Things I Don’t Get: Santa Arguments

Last week I talked about how I don’t understand why we convince kids to believe in Santa Claus, and why it bothers me. I spend a lot of time trying to make sure that the things I say are at least true to the best of my knowledge, and I’m especially aware of that when I’m around kids, because I want them to be able to trust my word. In teaching, it’s sometimes useful to teach something false as being true (like playing Devil’s Advocate, or teaching the Bohr model of the atom instead of the electron cloud). The difference in these cases is that, when pressed, we don’t double down, instead admitting that we don’t hold those positions to be true. And the Santa myth doesn’t seem to be like that. Today I want to look at what seem to be the three most common arguments for why it’s okay to teach kids that Santa is real.

The Magic of Christmas
The argument from the magic of Christmas is pretty straightforward. Believing in Santa is essential to a positive experience of Christmas for kids, and so adults are justified in perpetuating the myth because it contributes to an overall positive experience. The lynchpin of this argument, though, is that Santa has to be essential, and that doesn’t seem to be true. It seems perfectly possible to have as good a Christmas without including Santa at all. One could decorate a tree, give gifts, receive gifts, have stockings, see family, eat food, do all of the things we associate with Christmas without believing in Santa. One could even sing carols and tell Christmas stories without believing that the content of those songs and stories was real. It also has to differentiate between an adult experience and a child’s experience of Christmas, otherwise it would be better if adults believed in Santa Claus as well.

Kids Believe All Kinds of Things
This argument comes from the fact that kids believe all kinds of things that aren’t true. We don’t take steps to relieve them of all of these beliefs, in part because they eventually grow out of them. Santa Claus is one of these beliefs, so we shouldn’t stop kids from believing in Santa Claus. And it’s true, to a point. But the problem with this argument is that while it’s a good argument for adults not stopping kids from believing in Santa, it doesn’t address the fact that adults create evidence and give kids reasons to believe in Santa, which is the issue here. We don’t create supporting evidence for monsters under the bed or imaginary friends, and thus aren’t responsible for those beliefs in the same way that we’re responsible for Santa. NORAD doesn’t have a app that calls the Special Forces whenever monster sightings are reported, reporting tallies of slain monsters every evening not just because of a fear of friendly fire incidents, but because we don’t lend credence to monsters under the bed. The fact that kids are credulous enough to believe all kinds of things doesn’t say one way or the other why it’s okay to deceive them.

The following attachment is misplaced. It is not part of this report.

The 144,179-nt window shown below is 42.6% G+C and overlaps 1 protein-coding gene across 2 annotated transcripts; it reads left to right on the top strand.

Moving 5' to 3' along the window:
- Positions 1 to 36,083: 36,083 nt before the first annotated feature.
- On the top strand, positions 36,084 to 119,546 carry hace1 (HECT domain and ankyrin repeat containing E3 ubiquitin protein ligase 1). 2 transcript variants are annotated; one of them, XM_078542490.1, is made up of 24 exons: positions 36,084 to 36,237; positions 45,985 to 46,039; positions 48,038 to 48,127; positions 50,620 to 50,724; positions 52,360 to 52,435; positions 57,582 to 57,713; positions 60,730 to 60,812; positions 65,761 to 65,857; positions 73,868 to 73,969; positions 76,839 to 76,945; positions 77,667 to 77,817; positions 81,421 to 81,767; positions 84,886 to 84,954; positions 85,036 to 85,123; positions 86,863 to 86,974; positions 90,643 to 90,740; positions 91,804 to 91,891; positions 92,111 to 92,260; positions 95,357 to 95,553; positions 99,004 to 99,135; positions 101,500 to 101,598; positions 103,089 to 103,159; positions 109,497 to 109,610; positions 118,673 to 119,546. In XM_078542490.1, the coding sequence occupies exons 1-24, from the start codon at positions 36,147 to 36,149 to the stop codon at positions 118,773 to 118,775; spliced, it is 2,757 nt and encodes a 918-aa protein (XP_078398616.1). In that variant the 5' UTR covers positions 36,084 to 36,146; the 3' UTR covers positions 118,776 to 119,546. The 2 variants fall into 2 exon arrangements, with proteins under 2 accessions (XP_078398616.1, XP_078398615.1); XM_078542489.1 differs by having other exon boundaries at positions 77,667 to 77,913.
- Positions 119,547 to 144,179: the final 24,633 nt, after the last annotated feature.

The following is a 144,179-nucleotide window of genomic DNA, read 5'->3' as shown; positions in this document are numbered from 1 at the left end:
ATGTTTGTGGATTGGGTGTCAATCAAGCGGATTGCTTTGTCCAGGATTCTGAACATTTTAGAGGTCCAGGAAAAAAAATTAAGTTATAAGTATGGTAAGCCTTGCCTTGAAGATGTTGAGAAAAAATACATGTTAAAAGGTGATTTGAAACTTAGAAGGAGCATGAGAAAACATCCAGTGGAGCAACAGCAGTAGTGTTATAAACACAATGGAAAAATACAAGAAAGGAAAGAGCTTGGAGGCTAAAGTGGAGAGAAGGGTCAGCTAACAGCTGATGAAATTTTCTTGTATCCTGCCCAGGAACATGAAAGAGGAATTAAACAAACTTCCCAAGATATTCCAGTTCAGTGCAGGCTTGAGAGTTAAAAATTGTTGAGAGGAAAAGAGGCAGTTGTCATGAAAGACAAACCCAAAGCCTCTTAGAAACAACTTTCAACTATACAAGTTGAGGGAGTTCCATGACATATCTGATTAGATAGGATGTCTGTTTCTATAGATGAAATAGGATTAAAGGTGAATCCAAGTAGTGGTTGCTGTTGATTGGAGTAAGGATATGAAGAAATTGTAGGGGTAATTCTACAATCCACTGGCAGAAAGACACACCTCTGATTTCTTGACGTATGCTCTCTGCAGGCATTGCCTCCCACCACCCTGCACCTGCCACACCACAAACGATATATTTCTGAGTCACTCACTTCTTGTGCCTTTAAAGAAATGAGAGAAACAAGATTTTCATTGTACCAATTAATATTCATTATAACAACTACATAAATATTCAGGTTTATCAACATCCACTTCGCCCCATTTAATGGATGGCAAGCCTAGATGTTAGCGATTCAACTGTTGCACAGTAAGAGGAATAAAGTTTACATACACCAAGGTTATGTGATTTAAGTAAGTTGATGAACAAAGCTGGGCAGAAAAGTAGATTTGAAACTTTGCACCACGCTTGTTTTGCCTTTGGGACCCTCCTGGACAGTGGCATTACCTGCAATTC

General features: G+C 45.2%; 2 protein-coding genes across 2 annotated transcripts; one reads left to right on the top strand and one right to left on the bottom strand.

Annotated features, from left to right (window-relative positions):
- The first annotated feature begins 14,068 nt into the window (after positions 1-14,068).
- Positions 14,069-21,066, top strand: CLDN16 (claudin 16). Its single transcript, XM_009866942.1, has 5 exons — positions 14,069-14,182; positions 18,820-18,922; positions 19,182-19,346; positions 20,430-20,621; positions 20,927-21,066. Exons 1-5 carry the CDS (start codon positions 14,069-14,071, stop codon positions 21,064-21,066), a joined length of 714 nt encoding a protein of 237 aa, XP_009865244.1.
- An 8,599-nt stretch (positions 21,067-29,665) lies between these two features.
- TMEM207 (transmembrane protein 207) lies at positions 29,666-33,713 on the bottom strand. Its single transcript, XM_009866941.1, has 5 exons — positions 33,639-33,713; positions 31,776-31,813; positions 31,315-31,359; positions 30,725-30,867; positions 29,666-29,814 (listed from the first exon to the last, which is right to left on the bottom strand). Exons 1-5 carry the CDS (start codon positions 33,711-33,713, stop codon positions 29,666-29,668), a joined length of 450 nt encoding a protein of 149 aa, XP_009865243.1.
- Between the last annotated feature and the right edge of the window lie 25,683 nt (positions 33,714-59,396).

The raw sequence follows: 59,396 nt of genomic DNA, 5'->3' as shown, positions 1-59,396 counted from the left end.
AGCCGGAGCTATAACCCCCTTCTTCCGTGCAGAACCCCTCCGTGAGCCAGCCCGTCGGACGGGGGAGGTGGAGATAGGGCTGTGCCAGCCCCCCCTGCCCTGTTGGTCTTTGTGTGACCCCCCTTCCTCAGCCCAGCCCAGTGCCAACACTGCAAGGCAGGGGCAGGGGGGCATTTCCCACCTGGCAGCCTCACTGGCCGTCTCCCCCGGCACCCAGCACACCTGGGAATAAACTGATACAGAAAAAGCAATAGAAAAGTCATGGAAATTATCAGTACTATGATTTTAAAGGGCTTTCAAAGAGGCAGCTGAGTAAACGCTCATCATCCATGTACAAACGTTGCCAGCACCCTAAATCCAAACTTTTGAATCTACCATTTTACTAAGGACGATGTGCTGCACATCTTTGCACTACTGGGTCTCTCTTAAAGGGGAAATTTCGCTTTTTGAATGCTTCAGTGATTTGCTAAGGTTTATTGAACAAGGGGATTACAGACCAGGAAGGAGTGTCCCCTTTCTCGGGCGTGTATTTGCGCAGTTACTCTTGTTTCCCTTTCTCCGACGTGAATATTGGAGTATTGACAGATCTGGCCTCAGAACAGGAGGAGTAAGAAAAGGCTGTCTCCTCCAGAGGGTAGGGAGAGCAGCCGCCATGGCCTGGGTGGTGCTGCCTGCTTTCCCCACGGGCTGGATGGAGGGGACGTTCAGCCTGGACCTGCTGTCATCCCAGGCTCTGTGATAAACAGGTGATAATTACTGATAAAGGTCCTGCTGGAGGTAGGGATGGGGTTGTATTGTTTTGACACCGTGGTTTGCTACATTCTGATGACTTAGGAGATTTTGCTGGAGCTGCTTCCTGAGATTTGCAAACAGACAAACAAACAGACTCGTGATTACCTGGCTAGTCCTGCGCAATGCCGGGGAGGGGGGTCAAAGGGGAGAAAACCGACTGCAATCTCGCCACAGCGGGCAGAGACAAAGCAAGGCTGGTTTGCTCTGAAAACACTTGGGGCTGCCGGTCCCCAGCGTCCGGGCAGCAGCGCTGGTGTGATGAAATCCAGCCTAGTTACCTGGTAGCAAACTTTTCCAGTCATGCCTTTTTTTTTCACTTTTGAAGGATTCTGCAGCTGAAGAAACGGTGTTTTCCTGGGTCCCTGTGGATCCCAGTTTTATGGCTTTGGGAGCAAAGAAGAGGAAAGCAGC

What’s the Harm?
Helping kids believe in Santa Claus causes no harm or negative experiences. Things which cause no harm ought to be permissible, so it’s permissible to help kids believe in Santa. Also pretty straightforward, but I’m not sure about the first premise. Putting aside the amount of resources spent on the Santa myth, and the bits about behavioural control, ┬áit seems like we could argue that deceiving someone causes harm to them. It encourages them to believe something which is false, and more importantly, it labels the teller as someone who will deceive. It teaches kids that they can’t trust adults. That adults will not only lie to their faces, but reconstruct their lives in such a way so those lies seem true. If we don’t think doing that is harmful, then I submit that it is equally harmless for the government to do that to us, falsifying budget reports and legal decisions. Even in cases where the consequences are minimal, it seems intuitive to think that allowing the government to do that would be undesirable, and that if that happened, regardless of the consequences, it would keep us from trusting the government.

As you can see, all of these arguments fall short in one way or another. A possible fourth would be that Santa is a part of our culture, and that kids need to know about him. I think that’s true, but there are lots of things which are part of our culture that one can know about without believing in them. We could argue that Star Wars is part of our culture, but that doesn’t mean our kids need to believe in the Force, they just need to be able to tell an X-Wing from the Enterprise.

I’m not trying to wage some kind of war on Christmas, but it seems to me that a Christmas where all of the gifts are from friends and family, there’s no threat of supernatural punishment or red-suited burglary, and there’s celebration and good times for all is better than a Christmas that has all of that and lies to kids. With that in mind, why tell them Santa is real?

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